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Correlation between lower urinary tract symptoms and erectile dysfunction in men presenting for prostate cancer screening.

Research paper by E E Reggio, J J de Bessa, R G RG Junqueira, O O Timm, M J MJ Sette, V V Sansana, C M CM Gomes

Indexed on: 08 Jun '07Published on: 08 Jun '07Published in: International Journal of Impotence Research



Abstract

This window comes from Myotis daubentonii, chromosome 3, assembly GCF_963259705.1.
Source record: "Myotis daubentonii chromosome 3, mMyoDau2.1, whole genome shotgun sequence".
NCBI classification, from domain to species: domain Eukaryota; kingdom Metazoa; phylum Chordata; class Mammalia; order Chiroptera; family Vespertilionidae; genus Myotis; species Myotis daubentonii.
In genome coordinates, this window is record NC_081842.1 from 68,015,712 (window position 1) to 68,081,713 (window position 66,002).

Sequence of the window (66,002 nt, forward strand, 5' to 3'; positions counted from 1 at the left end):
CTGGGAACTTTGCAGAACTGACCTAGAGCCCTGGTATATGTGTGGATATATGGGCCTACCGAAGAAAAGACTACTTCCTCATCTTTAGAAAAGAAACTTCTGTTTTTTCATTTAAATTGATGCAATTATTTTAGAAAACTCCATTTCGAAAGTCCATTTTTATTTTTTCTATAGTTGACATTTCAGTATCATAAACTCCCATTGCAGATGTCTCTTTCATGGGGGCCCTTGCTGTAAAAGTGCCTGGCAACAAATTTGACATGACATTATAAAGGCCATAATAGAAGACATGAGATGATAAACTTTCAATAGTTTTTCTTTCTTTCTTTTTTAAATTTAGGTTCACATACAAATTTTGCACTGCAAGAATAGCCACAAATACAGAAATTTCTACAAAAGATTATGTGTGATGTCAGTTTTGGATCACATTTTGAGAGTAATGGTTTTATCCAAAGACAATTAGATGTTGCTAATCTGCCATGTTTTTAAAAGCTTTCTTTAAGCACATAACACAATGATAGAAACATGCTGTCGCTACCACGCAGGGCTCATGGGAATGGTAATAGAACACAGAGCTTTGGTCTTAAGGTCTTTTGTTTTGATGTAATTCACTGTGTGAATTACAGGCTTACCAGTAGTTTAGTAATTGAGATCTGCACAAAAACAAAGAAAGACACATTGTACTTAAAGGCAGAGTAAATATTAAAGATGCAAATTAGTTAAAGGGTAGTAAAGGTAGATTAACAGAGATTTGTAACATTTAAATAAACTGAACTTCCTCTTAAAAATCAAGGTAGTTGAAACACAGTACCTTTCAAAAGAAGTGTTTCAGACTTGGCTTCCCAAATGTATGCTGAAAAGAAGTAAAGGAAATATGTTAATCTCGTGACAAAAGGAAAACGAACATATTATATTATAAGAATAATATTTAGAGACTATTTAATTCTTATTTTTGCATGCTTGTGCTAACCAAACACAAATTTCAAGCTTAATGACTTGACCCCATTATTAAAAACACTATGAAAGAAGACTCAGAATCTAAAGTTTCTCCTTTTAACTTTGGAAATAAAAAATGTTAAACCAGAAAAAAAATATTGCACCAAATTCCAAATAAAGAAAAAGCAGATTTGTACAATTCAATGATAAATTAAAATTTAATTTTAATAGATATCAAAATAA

Lower urinary tract symptoms (LUTS) and erectile dysfunction (ED) are age-related conditions that may have a profound impact on the quality of life. The relationship between LUTS and ED is not completely understood. In this study, we assessed this relationship in men over 45 years of age during a prostate cancer screening program. LUTS and ED were evaluated in 1267 men aged 45-75 years (mean 58.2+/-8.2 years). Patients completed the International Prostate Symptom Score (IPSS) and the International Index of Erectile Function-5 (IIEF-5). The association between LUTS and ED was analyzed and the influence of age in the results was tested. We also evaluated the influence of the intensity of LUTS in the ED severity. A total of 514 (40.6%) patients were considered symptomatic of LUTS (24.8% with mild, 11.8% with moderate and 4% with severe LUTS). ED was present in 758 (59.9%) men and was considered mild in 25.0%, moderate in 18.3% and severe in 16.7%. The IIEF-5 score had a negative correlation with both the IPSS score (r=-0.33, P<0.001) and age (r=-0.31 and P<0.001). Age was positively associated with the IPSS score (r=0.14 and P<0.001). A significant correlation was observed between LUTS and ED, with 57.6% of the men with LUTS presenting ED as opposed to 29.7% of the asymptomatic population (odds ratio=3.32; 95% CI =2.57-4.29, P<0.001). Age-adjusted univariate analysis revealed a significant and independent influence of LUTS on the incidence of ED (odds ratio=2.72; 95% CI=2.08-3.57, P<0.001). IIEF scores varied significantly according to the severity of the urinary symptoms. Our findings in a prostate cancer screening population confirm that LUTS is an age-independent predictor of ED. Furthermore, they demonstrate that not only the presence of LUTS increases the likelihood of developing ED, but the severity of LUTS is associated with the intensity of ED.